Last week on the podcast we heard music of Troubadours—poet musicians who flourished in the langue d’oc region of southern France. This week we hear a representative of their Germanic minnesinger counterparts with music of Oswald von Wolkenstein.
A 2014 Christophorus release from Ensemble Leones presents some little heard tunes from this early 15th century man in a recording called The Cosmopolitan.
A title like that gives a pretty good sense of the music and person this recording portrays. Cosmopolitan indeed. Oswald von Wolkenstien’s home base was in the Tyrolean region near Innsbruck, but he cast a wide net. He traveled far and wide and was a man at home with many languages and cultures, and that kept him on the leading edge of developing national musical styles.
Several of Oswald’s songs are macaronic—that is, they mix languages. Linguists sometimes refer to a pastiche of languages within a single setting as “code-switching” -Spanglish or Konglish, or Franglais, for instance. Oswald’s Do fraig amors, is a love song for his wife Margarete that uses 7 different languages, and the refrain is a fun one. It reads: “Do it in German and in Italian, rouse it in French, laugh in Hungarian, bake bread in Slovenian, let it resound in Flemish! The seventh language is Latin.”
Another song from this recording, Herz, prich only (!) uses five different languages, but the way the words are set is really striking. There are long strings of schlagreime or so-called rhyming blows in which single words, or even single syllables, are tossed back and forth in quick succession between the two voices. Together, they make an intelligible and vivid text in which the very structure of the music depicts the heart-breaks of love.
To “cosmopolitan” the word versatility could be added to describe Oswald. He wore many hats. Besides his activities as a poet-musician minnesinger, he was also a politician, a diplomat, a mercenary, Lord of Hauenstein-castle, a Knight and a nobleman. Oswald’s adventures and achievements, imprisonments and yes, even financial disasters are all unusually well-chronicled in many accounts and records of the time. In terms of his musical contributions, they are well documented too. More of Oswald’s work survives than does for most of his contemporaries—and this is no accident. Over 130 of his works were methodically collected and compiled by monks, under Oswald’s own supervision, into luxurious and expensive codices with intricate illustrations. These large manuscripts, are now preserved in Innsbruck and Vienna.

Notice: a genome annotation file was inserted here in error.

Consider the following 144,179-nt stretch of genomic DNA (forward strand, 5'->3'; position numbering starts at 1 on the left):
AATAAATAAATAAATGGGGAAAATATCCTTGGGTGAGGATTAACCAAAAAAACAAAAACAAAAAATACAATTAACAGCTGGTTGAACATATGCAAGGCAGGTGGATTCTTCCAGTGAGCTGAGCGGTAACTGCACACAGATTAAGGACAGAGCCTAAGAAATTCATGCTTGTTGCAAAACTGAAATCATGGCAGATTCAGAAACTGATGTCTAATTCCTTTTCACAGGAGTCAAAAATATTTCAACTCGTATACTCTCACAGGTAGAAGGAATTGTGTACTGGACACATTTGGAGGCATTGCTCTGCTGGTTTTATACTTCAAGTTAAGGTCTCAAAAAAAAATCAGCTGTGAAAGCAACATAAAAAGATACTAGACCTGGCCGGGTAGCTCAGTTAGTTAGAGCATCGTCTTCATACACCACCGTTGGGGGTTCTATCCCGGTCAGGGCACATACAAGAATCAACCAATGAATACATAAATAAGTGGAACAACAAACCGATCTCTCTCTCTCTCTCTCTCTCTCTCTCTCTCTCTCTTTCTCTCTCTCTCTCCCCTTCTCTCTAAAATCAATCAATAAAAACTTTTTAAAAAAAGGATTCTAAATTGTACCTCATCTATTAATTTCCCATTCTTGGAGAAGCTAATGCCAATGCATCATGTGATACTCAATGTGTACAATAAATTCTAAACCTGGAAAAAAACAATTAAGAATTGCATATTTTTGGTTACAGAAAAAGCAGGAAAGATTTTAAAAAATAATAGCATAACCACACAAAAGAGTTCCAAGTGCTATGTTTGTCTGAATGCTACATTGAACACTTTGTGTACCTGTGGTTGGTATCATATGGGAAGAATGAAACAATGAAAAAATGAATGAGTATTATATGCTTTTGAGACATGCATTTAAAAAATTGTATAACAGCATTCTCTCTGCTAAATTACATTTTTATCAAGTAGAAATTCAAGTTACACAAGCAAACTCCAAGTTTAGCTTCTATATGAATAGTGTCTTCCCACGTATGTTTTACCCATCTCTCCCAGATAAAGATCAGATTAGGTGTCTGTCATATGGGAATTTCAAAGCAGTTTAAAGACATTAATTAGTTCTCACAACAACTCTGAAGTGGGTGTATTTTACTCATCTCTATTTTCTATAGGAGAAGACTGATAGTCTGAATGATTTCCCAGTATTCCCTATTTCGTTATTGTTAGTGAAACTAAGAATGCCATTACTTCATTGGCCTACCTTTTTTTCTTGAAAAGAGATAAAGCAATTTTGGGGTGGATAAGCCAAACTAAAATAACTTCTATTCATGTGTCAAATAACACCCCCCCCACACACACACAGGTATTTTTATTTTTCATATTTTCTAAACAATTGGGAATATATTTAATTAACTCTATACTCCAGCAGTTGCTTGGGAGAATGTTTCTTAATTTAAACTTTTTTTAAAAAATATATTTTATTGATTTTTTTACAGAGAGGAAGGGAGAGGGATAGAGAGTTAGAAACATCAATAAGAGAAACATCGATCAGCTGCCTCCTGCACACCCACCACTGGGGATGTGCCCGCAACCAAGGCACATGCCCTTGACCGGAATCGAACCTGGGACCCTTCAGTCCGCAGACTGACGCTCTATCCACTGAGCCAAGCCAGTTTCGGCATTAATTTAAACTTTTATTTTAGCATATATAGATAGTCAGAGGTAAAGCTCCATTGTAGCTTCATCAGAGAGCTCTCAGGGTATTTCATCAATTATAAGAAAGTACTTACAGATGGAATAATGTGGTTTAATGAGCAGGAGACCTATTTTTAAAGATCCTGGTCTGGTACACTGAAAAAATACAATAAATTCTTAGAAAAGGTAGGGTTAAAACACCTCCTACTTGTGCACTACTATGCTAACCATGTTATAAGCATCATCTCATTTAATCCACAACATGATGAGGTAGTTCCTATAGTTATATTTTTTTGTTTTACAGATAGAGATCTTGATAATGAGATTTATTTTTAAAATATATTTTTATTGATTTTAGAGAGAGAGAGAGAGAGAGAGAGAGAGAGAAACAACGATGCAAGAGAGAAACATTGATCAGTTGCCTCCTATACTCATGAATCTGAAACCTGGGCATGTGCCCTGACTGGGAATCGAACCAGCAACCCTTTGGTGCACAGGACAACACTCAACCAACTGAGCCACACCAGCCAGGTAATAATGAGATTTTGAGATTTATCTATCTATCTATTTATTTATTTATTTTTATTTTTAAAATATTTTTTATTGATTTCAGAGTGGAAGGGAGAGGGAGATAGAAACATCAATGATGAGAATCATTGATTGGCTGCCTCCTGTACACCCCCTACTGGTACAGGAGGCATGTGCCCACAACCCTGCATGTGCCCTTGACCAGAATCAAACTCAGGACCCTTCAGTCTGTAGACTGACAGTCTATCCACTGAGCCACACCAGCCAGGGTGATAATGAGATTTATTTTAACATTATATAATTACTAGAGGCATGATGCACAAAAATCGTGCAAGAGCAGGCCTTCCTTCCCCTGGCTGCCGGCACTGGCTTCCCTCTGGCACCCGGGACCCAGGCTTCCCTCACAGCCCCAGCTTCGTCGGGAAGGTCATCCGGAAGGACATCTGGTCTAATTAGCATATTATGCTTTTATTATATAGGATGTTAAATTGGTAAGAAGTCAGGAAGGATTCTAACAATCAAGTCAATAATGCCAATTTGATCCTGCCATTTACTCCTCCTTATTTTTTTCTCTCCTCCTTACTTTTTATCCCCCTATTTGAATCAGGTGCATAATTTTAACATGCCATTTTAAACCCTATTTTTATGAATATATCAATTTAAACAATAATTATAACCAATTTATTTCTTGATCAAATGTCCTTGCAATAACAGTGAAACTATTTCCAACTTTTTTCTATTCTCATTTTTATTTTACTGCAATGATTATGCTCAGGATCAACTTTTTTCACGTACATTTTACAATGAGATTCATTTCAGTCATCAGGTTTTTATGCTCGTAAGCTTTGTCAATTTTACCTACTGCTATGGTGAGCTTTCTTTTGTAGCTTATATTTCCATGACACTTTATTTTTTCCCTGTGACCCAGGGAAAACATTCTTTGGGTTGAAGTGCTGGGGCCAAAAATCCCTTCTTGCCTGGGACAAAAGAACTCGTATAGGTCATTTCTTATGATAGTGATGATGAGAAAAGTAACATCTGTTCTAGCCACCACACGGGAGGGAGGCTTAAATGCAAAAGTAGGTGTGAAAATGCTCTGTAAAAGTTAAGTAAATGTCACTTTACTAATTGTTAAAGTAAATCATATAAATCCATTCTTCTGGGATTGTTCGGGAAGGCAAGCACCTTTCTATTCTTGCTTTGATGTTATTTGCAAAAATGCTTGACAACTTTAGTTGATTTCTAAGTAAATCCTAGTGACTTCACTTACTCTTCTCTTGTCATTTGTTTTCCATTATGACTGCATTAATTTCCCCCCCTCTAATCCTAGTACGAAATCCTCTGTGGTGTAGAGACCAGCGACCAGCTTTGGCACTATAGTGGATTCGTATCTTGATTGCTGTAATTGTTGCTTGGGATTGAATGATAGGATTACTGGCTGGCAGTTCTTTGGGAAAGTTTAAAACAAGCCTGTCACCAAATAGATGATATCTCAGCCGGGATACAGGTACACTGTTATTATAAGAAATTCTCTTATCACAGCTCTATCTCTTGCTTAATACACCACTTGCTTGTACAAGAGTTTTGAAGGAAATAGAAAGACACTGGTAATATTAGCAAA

Oswald Von Wolkenstein
In the arts, an appreciation of a creation is fed by a knowledge of its creator. And here’s a case where a picture is worth a thousand words. The portrait of Oswald that is the cover art of Ensemble Leones’ CD comes from the frontspiece of the aforementioned 1432 Innsbruck song manuscript. Unshaven, scarred, blinded in one eye, the portrait renders a man full of character. And as it turns out, seeing this portrait, and knowing a thing or two about Oswald’s life helps us enjoy his music with even more pleasure.
So here’s a little bit of Oswald’s life story—one of his autobiographical songs in which he relates a tale of his experiences in prison. Set in 15 verses, Durch aubenteuer tal und perg is a monophonic epic that tells how Oswald, after having a little run in with the law, was thrown into a castle dungeon until the sovereign Frederick, Duke of Austria, decided he would rather sing songs with Oswald, than hear him moan in his cell. Throughout the many verses, Oswald also describes the trips he took around the workd before his imprisonment to places like England, Scotland and Ireland, crossing the sea to Portugal, and continuing on even to Morocco and Granada.
Oswald’s songs are stories first—the poetic texts primary, taking precedence in many ways even to the music. Listeners then, get the most out of these performances when that story is fully accessible. That’s why it’s such a shame that to find texts and translations for the songs on Ensemble Leones recording, listeners have to go elsewhere to as they are not included with the CD package. On the other hand, the notes that come with the disc are really helpful, giving good synopses of each track. The notes also give a fair bit of information on the performers approach to making this CD. The notation for some of Oswald’s music brings up many questions for interpretation, and the difficulties involved in understanding the notation is perhaps one reason why some of the songs presented here have not been recorded before. We’re grateful then to Ensemble Leones for taking on the challenge.